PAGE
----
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The essential writings of Netaji Subhas Chandra Bose

Author: Subhas Chandra Bose; Sisir Kumar Bose; Sugata Bose
Publisher: Delhi ; Oxford University Press, 1997.
Series: Oxford India paperbacks
Edition/Format:   Book : EnglishView all editions and formats
Database:WorldCat
Summary:
The popular perception of Netaji Subhas Chandra Bose is that of a warrior-hero and revolutionary leader who led a life of suffering and sacrifice and who during the Second World War waged a great armed struggle for the freedom of India. What is often forgotten is that the warrior paused between battles to reflect on and write about the fundamental political, economic and social issues facing India and the world  Read more...
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Additional Physical Format: Online version:
Bose, Subhas Chandra, 1897-1945.
Essential writings of Netaji Subhas Chandra Bose.
Delhi ; Oxford University Press, 1997
(OCoLC)609415985
Named Person: Subhas Chandra Bose; Subhas Chandra Bose; Subhas Chandra Bose
Document Type: Book
All Authors / Contributors: Subhas Chandra Bose; Sisir Kumar Bose; Sugata Bose
ISBN: 0195639820 9780195639827 0195648544 9780195648546
OCLC Number: 37302848
Notes: "Netaji Research Bureau, Calcutta."
Includes index.
Description: ix, 338 p. : ill. ; 23 cm.
Contents: Mother India (excerpts of letters to his mother, 1912-1913) --
At Cambridge (chapter in his unfinished autobiography An Indian pilgrim containing extensive quotations from letters to his brother Sarat Chandra Bose during 1921 on the decision to resign from the Indian Civil Service) --
Prison life in Burma (excerpts from letters to his brother Sarat Chandra Bose, sister-in-law Bivabari Bose, friend Dilip Kumar Roy and novelist Sarat Chandra Chattopadhyay, 1924-27) --
Deshbandhu Chittranjan Das (letter to Hemendra Nath Dasgupta, 20 February 1926) --
Bengal's spiritual quest (excerpts of letters to Basanti Devi, 1927) --
Democracy in India (presidential address at the Maharashtra Provincial Conference, Poona, 3 May 1928) --
Complete independence (speech at the Calcutta session of the Indian National Congress, December 1928) --
The individual, the nation and the ideal (speech at the Punjabi Students' Conference, Lahore, 19 October 1929) --
Socialism in India (speech at the All India Naujawan Bharat Sabha, Karachi, 5 April 1931) --
Trade union and the problems of unemployment (presidential address at the All India Trade Union Congress, Calcutta, 4 July 1931) --
The anti-imperialist struggle and Samyavada (presidential address at the Third Indian Political Conference, London, 10 June 1933) --
The role of Mahatma Gandhi in Indian history (chapter 16 in The Indian struggle, 1935) --
India and Germany (excerpts from a letters to Amiya Chakravarti and Dr. Thierfelder, March 1936) --
Impressions of Ireland (March 1936) --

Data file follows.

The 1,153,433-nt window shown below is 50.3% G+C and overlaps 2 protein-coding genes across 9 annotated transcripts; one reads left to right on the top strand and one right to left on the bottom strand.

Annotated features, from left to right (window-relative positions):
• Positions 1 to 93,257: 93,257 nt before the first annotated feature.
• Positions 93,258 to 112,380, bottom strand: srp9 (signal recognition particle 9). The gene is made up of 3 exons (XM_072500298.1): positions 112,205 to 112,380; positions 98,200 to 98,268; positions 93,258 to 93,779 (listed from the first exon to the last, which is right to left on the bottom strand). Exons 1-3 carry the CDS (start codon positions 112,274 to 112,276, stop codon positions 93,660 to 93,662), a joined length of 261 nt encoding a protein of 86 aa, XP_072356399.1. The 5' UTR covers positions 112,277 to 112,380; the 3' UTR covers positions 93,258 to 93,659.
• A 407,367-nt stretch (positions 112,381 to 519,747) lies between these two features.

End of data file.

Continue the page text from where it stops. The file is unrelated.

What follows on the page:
First love (a letter to Emilie Schenkl, 1936) --
Europe - today and tomorrow (21 August 1937) --
Japan's role in the Far East (19 September 1937) --
My faith (Philosophical) (the final chapter in his unfinished autobiography An Indian pilgrim, 1937) --
The Haripura address (presidential address at the 51st Session of the Indian National Congress, February 1938) --
Sadhana (reply to Rabindranath Tagore's address of welcome at Santiniketan, 21 January 1939) --
The Tripuri address (presidential address at the 52nd Session of the Indian National Congress, March 1939) --
Riding two horses (a letter to Jawaharlal Nehru, 28 March 1939 and the article 'My strange illness', April 1939) --
The Ramgarh address (presidential address at the All-India Anti-Compromise Conference, 19 March 1940) --
My political testament (letter to the Governor of Bengal before commencing fast-unto-death, 26 November 1940) --
Forward bloc - its justification (political thesis written in Kabul, February-March 1941) --
Free India and its problems (1942) --
Azad Hind (special order of the day, 25 August 1943 and Proclamation of the Provisional Government of Free India, Singapore, 21 October 1943) --
Father of our nation (radio address to Mahatma Gandhi, 6 July 1944) --
The fundamental problems of India (address to the faculty and students of Tokyo University, November 1944) --
The roads to Delhi are many (special order of the day, 15 August 1945) --
India shall be free (message to Indians, 15 August 1945).
Series Title: Oxford India paperbacks
Responsibility: edited by Sisir K. Bose, Sugata Bose.
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Abstract:

The popular perception of Netaji Subhas Chandra Bose is that of a warrior-hero and revolutionary leader who led a life of suffering and sacrifice and who during the Second World War waged a great armed struggle for the freedom of India. What is often forgotten is that the warrior paused between battles to reflect on and write about the fundamental political, economic and social issues facing India and the world during his lifetime. Distilled out of a twelve-volume set of his Collected Works, this centenary edition of his Essential Writings is designed to provide a single-volume introduction to the thought of India's foremost militant nationalist.

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